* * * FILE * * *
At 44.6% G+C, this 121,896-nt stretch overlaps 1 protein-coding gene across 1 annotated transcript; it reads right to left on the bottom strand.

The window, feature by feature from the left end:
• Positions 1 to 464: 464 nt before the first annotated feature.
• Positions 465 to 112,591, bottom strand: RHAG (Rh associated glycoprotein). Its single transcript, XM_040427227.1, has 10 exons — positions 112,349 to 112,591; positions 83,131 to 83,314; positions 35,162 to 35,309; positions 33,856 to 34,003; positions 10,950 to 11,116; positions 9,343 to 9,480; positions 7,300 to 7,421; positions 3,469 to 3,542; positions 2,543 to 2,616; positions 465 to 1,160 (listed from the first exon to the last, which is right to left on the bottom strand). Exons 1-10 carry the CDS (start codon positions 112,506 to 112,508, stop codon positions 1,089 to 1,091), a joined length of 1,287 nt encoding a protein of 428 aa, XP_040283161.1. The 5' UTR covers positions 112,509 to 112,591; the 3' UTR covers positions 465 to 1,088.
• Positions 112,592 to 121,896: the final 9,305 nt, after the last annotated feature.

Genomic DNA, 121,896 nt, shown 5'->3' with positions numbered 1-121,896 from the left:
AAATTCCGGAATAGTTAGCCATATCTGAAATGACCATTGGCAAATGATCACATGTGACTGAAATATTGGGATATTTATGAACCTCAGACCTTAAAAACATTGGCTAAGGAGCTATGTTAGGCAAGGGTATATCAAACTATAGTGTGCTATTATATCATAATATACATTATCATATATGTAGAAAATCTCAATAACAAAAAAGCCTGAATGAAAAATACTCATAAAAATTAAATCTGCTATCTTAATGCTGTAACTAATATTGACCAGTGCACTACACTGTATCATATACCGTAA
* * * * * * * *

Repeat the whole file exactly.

At 44.6% G+C, this 121,896-nt stretch overlaps 1 protein-coding gene across 1 annotated transcript; it reads right to left on the bottom strand.

The window, feature by feature from the left end:
• Positions 1 to 464: 464 nt before the first annotated feature.
• Positions 465 to 112,591, bottom strand: RHAG (Rh associated glycoprotein). Its single transcript, XM_040427227.1, has 10 exons — positions 112,349 to 112,591; positions 83,131 to 83,314; positions 35,162 to 35,309; positions 33,856 to 34,003; positions 10,950 to 11,116; positions 9,343 to 9,480; positions 7,300 to 7,421; positions 3,469 to 3,542; positions 2,543 to 2,616; positions 465 to 1,160 (listed from the first exon to the last, which is right to left on the bottom strand). Exons 1-10 carry the CDS (start codon positions 112,506 to 112,508, stop codon positions 1,089 to 1,091), a joined length of 1,287 nt encoding a protein of 428 aa, XP_040283161.1. The 5' UTR covers positions 112,509 to 112,591; the 3' UTR covers positions 465 to 1,088.
• Positions 112,592 to 121,896: the final 9,305 nt, after the last annotated feature.

Genomic DNA, 121,896 nt, shown 5'->3' with positions numbered 1-121,896 from the left:
AAATTCCGGAATAGTTAGCCATATCTGAAATGACCATTGGCAAATGATCACATGTGACTGAAATATTGGGATATTTATGAACCTCAGACCTTAAAAACATTGGCTAAGGAGCTATGTTAGGCAAGGGTATATCAAACTATAGTGTGCTATTATATCATAATATACATTATCATATATGTAGAAAATCTCAATAACAAAAAAGCCTGAATGAAAAATACTCATAAAAATTAAATCTGCTATCTTAATGCTGTAACTAATATTGACCAGTGCACTACACTGTATCATATACCGTAA